I read about the Jerusalem syndrome where people who go to Jerusalem sometimes experience psychotic episodes and think they are Jesus or pregnant with the son of God, among other delusions. The Israeli psychiatrists disparage these people as merely psychotic and not having genuine spiritual experiences, as if the people in the Bible like Jesus and Moses were not psychotic. I wish psychiatry would update its diagnostic criteria to include the truth about spirituality and psychosis, but political correctness gets in the way. I know that people don’t want to be offensive, and I don’t either. But it’s possible to tell the truth in a kind way. I’m open to the possibility that people are having genuine spiritual experiences, either with God or aliens or whatever, but I don’t know how to distinguish them from the false ones.

     

    Philosophicus

    #302941

    thatoneguy
    Participant

    I’ve been thinking about this one for awhile. Is there a relationship between spirituality and psychosis? I’ve read and heard about the symptoms of spiritual experiences and psychotic experiences, and they are identical. Both hear voices, see patterns that aren’t there, and see apparitions, among other symptoms. Some people think an invisible mind is orchestrating events in their lives, and all the conclusions they reach are unscientific or illogical. What do you think?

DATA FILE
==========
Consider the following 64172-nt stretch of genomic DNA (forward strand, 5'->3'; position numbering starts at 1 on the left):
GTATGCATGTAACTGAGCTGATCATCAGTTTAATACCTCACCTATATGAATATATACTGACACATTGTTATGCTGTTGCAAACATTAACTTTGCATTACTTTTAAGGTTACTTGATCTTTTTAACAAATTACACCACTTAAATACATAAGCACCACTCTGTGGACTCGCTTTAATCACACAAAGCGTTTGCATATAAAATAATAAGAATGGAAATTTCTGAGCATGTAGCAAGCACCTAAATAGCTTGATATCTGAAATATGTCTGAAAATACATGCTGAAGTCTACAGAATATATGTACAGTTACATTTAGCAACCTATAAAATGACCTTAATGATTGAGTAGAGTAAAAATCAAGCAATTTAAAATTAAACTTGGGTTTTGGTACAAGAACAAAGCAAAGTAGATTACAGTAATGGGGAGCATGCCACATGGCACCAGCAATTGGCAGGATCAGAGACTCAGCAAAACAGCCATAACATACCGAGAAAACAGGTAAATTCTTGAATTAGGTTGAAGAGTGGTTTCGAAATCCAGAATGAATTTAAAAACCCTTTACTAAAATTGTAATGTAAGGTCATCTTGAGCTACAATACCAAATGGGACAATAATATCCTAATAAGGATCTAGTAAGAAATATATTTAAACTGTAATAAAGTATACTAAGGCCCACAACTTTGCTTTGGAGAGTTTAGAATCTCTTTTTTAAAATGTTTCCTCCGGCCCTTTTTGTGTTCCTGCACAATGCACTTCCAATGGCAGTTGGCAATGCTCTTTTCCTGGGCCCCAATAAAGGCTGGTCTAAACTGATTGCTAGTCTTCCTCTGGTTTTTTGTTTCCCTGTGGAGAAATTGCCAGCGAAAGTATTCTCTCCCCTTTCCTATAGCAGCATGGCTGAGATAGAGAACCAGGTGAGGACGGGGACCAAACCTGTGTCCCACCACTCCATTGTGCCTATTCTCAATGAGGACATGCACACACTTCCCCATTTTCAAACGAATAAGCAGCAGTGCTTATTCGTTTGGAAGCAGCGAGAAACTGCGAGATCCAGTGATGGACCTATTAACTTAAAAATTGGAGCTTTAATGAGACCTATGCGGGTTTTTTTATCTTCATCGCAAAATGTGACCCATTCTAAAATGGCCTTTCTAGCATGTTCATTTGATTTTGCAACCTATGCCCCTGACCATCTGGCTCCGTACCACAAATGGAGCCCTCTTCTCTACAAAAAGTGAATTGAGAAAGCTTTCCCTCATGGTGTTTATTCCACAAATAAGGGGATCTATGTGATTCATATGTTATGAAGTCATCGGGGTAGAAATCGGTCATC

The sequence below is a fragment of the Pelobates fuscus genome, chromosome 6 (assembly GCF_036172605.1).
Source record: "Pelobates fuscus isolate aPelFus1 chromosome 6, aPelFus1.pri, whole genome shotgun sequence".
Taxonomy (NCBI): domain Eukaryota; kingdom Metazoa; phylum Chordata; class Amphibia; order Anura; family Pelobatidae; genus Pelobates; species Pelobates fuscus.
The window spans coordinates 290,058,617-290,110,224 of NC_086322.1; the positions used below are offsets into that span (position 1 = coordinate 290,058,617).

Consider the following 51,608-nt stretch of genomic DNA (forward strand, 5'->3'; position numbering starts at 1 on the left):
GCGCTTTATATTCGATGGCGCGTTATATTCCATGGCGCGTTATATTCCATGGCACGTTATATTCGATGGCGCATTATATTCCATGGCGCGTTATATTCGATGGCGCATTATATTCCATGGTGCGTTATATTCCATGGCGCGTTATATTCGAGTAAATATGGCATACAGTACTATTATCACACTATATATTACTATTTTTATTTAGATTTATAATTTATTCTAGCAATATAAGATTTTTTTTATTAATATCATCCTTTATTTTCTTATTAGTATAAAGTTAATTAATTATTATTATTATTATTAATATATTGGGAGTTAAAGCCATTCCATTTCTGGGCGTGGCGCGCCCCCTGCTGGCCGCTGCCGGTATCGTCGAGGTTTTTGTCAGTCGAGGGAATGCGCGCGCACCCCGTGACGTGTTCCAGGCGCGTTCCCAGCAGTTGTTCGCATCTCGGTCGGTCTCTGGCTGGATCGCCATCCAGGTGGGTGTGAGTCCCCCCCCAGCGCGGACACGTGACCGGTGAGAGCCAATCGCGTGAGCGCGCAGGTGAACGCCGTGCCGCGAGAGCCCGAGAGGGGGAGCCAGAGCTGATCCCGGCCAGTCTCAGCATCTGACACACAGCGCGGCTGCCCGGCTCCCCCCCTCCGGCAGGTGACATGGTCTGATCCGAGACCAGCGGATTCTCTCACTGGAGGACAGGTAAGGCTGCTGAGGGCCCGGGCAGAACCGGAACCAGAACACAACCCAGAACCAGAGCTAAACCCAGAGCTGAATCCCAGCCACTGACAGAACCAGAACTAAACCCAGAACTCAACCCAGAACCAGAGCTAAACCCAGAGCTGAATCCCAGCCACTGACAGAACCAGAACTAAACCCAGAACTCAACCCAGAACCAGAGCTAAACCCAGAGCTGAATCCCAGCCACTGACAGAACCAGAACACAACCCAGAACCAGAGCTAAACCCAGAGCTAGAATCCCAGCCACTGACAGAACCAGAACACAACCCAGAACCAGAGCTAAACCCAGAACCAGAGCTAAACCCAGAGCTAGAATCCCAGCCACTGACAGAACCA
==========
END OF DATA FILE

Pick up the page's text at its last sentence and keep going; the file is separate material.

Not in a meaningful way.

    Spiritual experiences run the gamut from banal feelings of togetherness to intense passion, but very little of it is clinically significant.

    #302959

    Sherlock Holmes
    Participant